But you are here this morning worshiping Jesus. And worship is the fruit of faith. You are here calling upon Jesus to have mercy. He hears your cries. He does have mercy. He washes your wounds. He forgives all your sins. He speaks you righteous. He takes your sicknesses upon Himself. He gives you the medicine of immortality, which is His very body and blood. You believe in Him. You trust Him. You respond in thanksgiving and worship. Such thanksgiving and worship are the fruits of God-given faith. You have returned to behold your crucified and resurrected Lord Jesus, and to give Him thanks. This is the precious work of the Holy Spirit within you. Rise and go your way. Your faith has made you well. Rise and go your way singing the praises of God, giving thanks and worshiping, confessing Christ in all you do and say, forgiving and serving your neighbor in love. That is the pattern of your life in Christ. He has mercy on you. You receive His mercy in faith. Faith responds with thanksgiving and worship.

This puts our worship into perspective. The introduction to our old hymnal, Lutheran Worship, states it so well: “Our Lord speaks and we listen. His Word bestows what it says. Faith that is born from what is heard acknowledges the gifts received with eager thankfulness and praise… Saying back to [God] what he has said to us, we repeat what is most true and sure… The rhythm of our worship is from him to us, and then from us back to him. He gives his gifts, and together we receive and extol them. We build one another up as we speak to one another in psalms, hymns, and spiritual songs. Our Lord gives us his body to eat and his blood to drink. Finally his blessing moves us out into our calling, where his gifts have their fruition.”[1] Our various callings in life as husbands and wives, mothers and fathers, sons and daughters, pastor and parishioners, butchers, bakers, and candlestick makers, are contexts in which we take our worship into the week, giving thanks to God by serving our neighbor. This is faith in action. In our worship and in our vocations, we return to God to give thanks for what He has so freely given to us in Christ, our very salvation.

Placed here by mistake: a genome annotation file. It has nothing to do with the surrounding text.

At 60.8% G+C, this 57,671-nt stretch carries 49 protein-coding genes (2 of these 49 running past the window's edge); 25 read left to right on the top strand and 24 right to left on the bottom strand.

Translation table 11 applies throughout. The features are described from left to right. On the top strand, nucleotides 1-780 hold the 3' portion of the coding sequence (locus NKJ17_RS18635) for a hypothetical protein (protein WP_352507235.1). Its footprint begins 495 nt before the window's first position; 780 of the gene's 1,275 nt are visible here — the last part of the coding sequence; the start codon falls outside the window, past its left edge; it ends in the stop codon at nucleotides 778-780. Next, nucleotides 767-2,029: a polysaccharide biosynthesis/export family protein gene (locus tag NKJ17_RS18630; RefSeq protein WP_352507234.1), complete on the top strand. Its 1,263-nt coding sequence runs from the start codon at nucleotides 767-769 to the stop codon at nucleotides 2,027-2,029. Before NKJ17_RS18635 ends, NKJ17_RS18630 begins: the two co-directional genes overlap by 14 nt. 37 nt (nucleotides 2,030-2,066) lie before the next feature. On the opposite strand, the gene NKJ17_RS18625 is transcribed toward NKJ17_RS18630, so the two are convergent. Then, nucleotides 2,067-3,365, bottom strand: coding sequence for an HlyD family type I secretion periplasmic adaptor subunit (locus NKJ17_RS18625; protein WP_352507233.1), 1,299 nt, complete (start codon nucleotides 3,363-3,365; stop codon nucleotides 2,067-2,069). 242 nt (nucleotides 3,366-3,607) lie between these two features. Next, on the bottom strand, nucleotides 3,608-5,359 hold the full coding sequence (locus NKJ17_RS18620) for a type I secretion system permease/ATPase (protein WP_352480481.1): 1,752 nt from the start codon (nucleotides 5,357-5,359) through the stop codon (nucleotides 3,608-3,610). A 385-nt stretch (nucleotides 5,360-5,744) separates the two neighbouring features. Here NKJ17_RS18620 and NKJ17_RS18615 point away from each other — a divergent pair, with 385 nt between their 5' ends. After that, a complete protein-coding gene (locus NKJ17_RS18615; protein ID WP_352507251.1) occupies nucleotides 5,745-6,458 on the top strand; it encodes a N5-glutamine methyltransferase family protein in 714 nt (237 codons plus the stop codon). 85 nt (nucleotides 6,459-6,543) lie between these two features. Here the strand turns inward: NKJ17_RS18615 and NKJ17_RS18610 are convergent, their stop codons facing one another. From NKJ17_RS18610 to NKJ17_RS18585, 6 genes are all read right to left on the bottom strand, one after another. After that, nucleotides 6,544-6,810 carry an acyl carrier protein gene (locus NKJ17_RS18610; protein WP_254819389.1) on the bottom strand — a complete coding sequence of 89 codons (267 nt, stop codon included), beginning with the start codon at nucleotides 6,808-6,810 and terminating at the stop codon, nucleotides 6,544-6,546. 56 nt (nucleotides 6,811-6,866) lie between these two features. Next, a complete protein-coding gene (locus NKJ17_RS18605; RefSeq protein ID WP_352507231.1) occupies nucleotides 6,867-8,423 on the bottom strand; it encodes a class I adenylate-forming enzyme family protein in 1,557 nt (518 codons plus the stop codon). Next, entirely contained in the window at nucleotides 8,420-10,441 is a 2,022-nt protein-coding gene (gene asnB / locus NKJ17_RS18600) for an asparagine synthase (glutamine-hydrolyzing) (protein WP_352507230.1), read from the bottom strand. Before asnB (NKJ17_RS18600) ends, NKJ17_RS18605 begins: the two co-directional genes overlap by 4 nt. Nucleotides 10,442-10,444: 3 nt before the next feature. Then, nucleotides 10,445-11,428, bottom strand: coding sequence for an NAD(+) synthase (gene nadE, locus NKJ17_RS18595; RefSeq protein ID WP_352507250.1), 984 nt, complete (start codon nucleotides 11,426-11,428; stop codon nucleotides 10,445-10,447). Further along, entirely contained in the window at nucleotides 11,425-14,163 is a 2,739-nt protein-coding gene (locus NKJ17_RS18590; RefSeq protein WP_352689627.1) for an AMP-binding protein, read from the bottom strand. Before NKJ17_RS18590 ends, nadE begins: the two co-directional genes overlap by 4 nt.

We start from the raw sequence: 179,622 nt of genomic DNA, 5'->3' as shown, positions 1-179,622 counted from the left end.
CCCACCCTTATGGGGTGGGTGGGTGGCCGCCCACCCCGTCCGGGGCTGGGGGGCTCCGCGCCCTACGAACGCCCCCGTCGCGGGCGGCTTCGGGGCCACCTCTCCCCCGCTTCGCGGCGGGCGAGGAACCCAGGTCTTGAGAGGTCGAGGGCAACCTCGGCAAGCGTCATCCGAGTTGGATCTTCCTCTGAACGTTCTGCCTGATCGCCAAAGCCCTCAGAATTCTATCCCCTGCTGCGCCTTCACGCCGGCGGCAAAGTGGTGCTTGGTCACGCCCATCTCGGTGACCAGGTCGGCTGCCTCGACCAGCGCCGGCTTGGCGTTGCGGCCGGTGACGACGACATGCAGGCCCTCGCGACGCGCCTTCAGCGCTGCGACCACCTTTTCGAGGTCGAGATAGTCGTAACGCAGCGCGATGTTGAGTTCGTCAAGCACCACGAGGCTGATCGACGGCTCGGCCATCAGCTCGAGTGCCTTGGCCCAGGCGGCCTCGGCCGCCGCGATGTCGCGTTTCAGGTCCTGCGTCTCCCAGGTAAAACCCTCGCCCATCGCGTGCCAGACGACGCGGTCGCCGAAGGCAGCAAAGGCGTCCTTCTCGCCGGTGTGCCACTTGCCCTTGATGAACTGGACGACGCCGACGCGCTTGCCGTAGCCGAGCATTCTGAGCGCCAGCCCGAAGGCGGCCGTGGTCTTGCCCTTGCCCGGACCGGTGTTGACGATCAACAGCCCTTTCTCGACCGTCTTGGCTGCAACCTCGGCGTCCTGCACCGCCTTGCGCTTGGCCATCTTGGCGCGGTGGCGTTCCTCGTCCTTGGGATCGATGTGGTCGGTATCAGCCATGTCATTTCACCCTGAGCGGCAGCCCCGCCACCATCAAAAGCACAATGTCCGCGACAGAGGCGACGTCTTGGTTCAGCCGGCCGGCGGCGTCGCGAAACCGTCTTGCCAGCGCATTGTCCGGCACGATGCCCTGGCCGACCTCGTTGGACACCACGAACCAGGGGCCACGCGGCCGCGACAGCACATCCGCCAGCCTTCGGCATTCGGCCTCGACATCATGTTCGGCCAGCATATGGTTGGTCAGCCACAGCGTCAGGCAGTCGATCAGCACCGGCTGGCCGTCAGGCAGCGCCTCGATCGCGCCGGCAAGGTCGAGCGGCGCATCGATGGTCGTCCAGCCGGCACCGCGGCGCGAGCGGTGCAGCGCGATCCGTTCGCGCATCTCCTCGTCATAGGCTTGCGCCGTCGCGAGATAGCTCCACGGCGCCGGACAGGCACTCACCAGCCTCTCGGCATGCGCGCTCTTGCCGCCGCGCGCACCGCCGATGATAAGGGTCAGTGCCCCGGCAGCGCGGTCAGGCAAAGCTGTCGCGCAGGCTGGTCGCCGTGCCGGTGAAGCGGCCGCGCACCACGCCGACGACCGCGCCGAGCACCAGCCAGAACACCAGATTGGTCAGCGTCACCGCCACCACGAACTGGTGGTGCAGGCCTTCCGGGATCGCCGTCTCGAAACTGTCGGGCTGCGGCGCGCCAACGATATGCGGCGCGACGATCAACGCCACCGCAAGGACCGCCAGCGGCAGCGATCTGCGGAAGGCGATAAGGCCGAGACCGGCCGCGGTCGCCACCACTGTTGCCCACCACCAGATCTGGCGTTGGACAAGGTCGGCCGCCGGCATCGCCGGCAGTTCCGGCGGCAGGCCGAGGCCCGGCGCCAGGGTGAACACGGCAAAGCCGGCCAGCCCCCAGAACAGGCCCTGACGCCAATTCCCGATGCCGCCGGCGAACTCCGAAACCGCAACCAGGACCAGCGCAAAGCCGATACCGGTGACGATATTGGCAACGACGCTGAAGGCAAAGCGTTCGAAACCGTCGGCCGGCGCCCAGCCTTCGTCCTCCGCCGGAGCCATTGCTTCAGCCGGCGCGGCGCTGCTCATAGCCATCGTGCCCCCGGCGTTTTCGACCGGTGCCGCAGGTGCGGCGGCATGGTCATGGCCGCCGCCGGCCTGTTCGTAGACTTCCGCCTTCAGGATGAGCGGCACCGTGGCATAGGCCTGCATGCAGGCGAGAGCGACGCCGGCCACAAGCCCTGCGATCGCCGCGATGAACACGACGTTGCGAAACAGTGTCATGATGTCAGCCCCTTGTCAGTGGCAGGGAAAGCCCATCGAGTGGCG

This also puts the work of groups like the Lutheran Women’s Missionary League (LWML) in perspective. The good work of the LWML is the response of faith to God’s mercy in Christ. The dear women of this congregation have been blessed with a living and active faith in the Savior who has cleansed them from sin. So in turn they are a blessing to all of us in their work for the Lord and for the Church. They do this work out of thanksgiving to God for His mercy in Christ. It is a confession of their faith. They are a city on a hill giving light to all around it (Matt. 5:14). We see their good works and glorify our Father in heaven (v. 16).

True Christian worship confesses God in the flesh, our Lord Jesus Christ, and the salvation that comes alone through Him. He is merciful. Mercy produces faith. Faith gives birth to worship and thanksgiving. This morning the faithful of Epiphany Lutheran Church are doing what the faithful do best: Receiving. Receiving mercy from God in Christ. Receiving it in faith. Beloved, you know the place of mercy. It is the place where God dwells with men, the flesh of our Lord Jesus Christ. Our Lord Jesus dwells with us in the Church as both God and Man. He who gave His flesh for the life of the world (John 6:51) now gives His very body and blood for us to eat and to drink. Come, then, in faith. The Father has sent His Spirit to give you this faith in the Son. And the Son, Jesus, says to you this morning, “Rise and go your way; your faith has made you well.” In the Name of the Father, and of the Son (+), and of the Holy Spirit. Amen.

[1] Lutheran Worship (St. Louis: Concordia, 1982) p. 6.